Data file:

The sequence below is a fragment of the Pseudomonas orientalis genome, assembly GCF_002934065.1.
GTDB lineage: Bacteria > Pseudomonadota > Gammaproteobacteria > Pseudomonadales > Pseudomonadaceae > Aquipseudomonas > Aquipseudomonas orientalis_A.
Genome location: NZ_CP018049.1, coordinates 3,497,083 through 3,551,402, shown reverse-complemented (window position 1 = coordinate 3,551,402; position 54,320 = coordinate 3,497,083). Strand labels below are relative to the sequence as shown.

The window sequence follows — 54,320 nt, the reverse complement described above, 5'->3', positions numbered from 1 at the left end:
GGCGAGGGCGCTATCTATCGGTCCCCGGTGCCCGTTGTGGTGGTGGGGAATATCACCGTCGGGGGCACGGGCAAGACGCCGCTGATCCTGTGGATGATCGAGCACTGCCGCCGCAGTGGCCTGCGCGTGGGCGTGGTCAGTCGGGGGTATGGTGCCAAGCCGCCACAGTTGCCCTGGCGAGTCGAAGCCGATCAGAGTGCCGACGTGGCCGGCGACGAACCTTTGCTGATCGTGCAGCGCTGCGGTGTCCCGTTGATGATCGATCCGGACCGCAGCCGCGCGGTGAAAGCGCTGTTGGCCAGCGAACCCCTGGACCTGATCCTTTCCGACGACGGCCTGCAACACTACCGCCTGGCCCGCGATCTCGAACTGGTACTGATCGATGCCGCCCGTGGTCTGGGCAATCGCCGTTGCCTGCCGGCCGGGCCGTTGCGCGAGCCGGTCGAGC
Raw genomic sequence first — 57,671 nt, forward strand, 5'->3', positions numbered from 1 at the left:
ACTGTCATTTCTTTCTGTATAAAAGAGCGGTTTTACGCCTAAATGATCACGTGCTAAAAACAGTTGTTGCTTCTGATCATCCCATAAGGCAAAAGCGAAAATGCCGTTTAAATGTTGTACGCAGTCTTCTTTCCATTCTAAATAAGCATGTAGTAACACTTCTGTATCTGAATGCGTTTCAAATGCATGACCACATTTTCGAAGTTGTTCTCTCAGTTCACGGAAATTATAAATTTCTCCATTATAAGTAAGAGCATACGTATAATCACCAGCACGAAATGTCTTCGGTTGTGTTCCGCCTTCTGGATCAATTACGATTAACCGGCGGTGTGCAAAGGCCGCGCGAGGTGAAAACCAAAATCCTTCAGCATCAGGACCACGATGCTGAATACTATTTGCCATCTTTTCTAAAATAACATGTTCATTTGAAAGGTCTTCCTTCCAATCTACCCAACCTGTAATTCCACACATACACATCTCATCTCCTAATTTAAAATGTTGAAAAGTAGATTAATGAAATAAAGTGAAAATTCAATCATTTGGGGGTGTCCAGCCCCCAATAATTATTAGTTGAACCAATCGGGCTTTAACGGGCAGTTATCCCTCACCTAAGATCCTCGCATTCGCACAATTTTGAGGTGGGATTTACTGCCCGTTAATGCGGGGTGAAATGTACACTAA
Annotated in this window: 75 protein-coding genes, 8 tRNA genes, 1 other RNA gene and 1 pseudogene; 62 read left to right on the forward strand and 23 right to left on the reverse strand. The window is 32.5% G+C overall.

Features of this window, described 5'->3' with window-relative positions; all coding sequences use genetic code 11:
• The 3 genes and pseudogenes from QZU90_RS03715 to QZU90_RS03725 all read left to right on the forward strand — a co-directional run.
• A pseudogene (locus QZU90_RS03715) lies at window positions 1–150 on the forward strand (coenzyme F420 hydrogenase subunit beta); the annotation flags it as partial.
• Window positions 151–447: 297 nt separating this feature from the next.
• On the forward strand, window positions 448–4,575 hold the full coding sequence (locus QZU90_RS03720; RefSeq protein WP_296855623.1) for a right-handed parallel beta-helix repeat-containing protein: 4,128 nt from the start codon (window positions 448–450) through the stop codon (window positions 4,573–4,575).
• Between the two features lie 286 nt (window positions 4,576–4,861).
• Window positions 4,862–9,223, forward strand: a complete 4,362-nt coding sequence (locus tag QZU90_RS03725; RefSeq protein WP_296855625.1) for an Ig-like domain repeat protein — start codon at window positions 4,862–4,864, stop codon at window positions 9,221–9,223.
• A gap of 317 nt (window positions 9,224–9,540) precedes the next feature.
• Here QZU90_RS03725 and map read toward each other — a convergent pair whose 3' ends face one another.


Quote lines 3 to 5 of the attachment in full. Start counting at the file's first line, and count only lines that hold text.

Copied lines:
Genome location: NZ_CP018049.1, coordinates 3,497,083 through 3,551,402, shown reverse-complemented (window position 1 = coordinate 3,551,402; position 54,320 = coordinate 3,497,083). Strand labels below are relative to the sequence as shown.

The window sequence follows — 54,320 nt, the reverse complement described above, 5'->3', positions numbered from 1 at the left end:
GGCGAGGGCGCTATCTATCGGTCCCCGGTGCCCGTTGTGGTGGTGGGGAATATCACCGTCGGGGGCACGGGCAAGACGCCGCTGATCCTGTGGATGATCGAGCACTGCCGCCGCAGTGGCCTGCGCGTGGGCGTGGTCAGTCGGGGGTATGGTGCCAAGCCGCCACAGTTGCCCTGGCGAGTCGAAGCCGATCAGAGTGCCGACGTGGCCGGCGACGAACCTTTGCTGATCGTGCAGCGCTGCGGTGTCCCGTTGATGATCGATCCGGACCGCAGCCGCGCGGTGAAAGCGCTGTTGGCCAGCGAACCCCTGGACCTGATCCTTTCCGACGACGGCCTGCAACACTACCGCCTGGCCCGCGATCTCGAACTGGTACTGATCGATGCCGCCCGTGGTCTGGGCAATCGCCGTTGCCTGCCGGCCGGGCCGTTGCGCGAGCCGGTCGAGC